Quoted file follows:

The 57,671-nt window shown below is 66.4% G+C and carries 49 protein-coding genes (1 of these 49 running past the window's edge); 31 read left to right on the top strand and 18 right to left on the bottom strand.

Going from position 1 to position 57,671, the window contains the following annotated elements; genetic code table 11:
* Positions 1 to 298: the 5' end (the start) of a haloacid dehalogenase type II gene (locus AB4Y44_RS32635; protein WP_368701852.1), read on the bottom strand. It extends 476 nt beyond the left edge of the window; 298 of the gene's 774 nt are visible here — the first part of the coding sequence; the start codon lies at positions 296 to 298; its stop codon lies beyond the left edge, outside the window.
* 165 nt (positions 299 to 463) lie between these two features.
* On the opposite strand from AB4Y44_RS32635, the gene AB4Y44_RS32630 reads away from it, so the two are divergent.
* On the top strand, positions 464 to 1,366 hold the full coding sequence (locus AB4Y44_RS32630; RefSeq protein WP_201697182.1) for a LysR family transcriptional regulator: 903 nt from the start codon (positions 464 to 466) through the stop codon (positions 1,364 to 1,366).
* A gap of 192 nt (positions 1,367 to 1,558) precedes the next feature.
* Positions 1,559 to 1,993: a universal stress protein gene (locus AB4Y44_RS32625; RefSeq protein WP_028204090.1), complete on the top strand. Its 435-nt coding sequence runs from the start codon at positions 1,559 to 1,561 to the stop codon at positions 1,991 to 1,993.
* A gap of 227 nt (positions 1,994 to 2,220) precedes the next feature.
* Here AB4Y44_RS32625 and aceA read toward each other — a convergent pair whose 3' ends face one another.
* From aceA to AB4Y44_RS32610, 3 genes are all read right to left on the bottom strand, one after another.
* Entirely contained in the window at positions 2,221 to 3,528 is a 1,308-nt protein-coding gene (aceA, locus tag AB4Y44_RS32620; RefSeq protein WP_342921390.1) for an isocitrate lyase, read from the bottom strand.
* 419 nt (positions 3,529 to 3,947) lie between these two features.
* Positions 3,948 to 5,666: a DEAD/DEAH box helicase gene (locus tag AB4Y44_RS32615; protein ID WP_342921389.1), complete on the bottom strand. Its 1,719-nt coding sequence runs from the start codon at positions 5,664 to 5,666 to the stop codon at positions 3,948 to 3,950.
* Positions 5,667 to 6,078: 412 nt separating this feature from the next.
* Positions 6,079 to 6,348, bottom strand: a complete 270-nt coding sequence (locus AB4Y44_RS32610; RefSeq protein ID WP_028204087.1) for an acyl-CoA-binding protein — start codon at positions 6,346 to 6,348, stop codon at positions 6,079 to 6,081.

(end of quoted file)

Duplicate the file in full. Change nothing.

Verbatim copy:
The 57,671-nt window shown below is 66.4% G+C and carries 49 protein-coding genes (1 of these 49 running past the window's edge); 31 read left to right on the top strand and 18 right to left on the bottom strand.

Going from position 1 to position 57,671, the window contains the following annotated elements; genetic code table 11:
* Positions 1 to 298: the 5' end (the start) of a haloacid dehalogenase type II gene (locus AB4Y44_RS32635; protein WP_368701852.1), read on the bottom strand. It extends 476 nt beyond the left edge of the window; 298 of the gene's 774 nt are visible here — the first part of the coding sequence; the start codon lies at positions 296 to 298; its stop codon lies beyond the left edge, outside the window.
* 165 nt (positions 299 to 463) lie between these two features.
* On the opposite strand from AB4Y44_RS32635, the gene AB4Y44_RS32630 reads away from it, so the two are divergent.
* On the top strand, positions 464 to 1,366 hold the full coding sequence (locus AB4Y44_RS32630; RefSeq protein WP_201697182.1) for a LysR family transcriptional regulator: 903 nt from the start codon (positions 464 to 466) through the stop codon (positions 1,364 to 1,366).
* A gap of 192 nt (positions 1,367 to 1,558) precedes the next feature.
* Positions 1,559 to 1,993: a universal stress protein gene (locus AB4Y44_RS32625; RefSeq protein WP_028204090.1), complete on the top strand. Its 435-nt coding sequence runs from the start codon at positions 1,559 to 1,561 to the stop codon at positions 1,991 to 1,993.
* A gap of 227 nt (positions 1,994 to 2,220) precedes the next feature.
* Here AB4Y44_RS32625 and aceA read toward each other — a convergent pair whose 3' ends face one another.
* From aceA to AB4Y44_RS32610, 3 genes are all read right to left on the bottom strand, one after another.
* Entirely contained in the window at positions 2,221 to 3,528 is a 1,308-nt protein-coding gene (aceA, locus tag AB4Y44_RS32620; RefSeq protein WP_342921390.1) for an isocitrate lyase, read from the bottom strand.
* 419 nt (positions 3,529 to 3,947) lie between these two features.
* Positions 3,948 to 5,666: a DEAD/DEAH box helicase gene (locus tag AB4Y44_RS32615; protein ID WP_342921389.1), complete on the bottom strand. Its 1,719-nt coding sequence runs from the start codon at positions 5,664 to 5,666 to the stop codon at positions 3,948 to 3,950.
* Positions 5,667 to 6,078: 412 nt separating this feature from the next.
* Positions 6,079 to 6,348, bottom strand: a complete 270-nt coding sequence (locus AB4Y44_RS32610; RefSeq protein ID WP_028204087.1) for an acyl-CoA-binding protein — start codon at positions 6,346 to 6,348, stop codon at positions 6,079 to 6,081.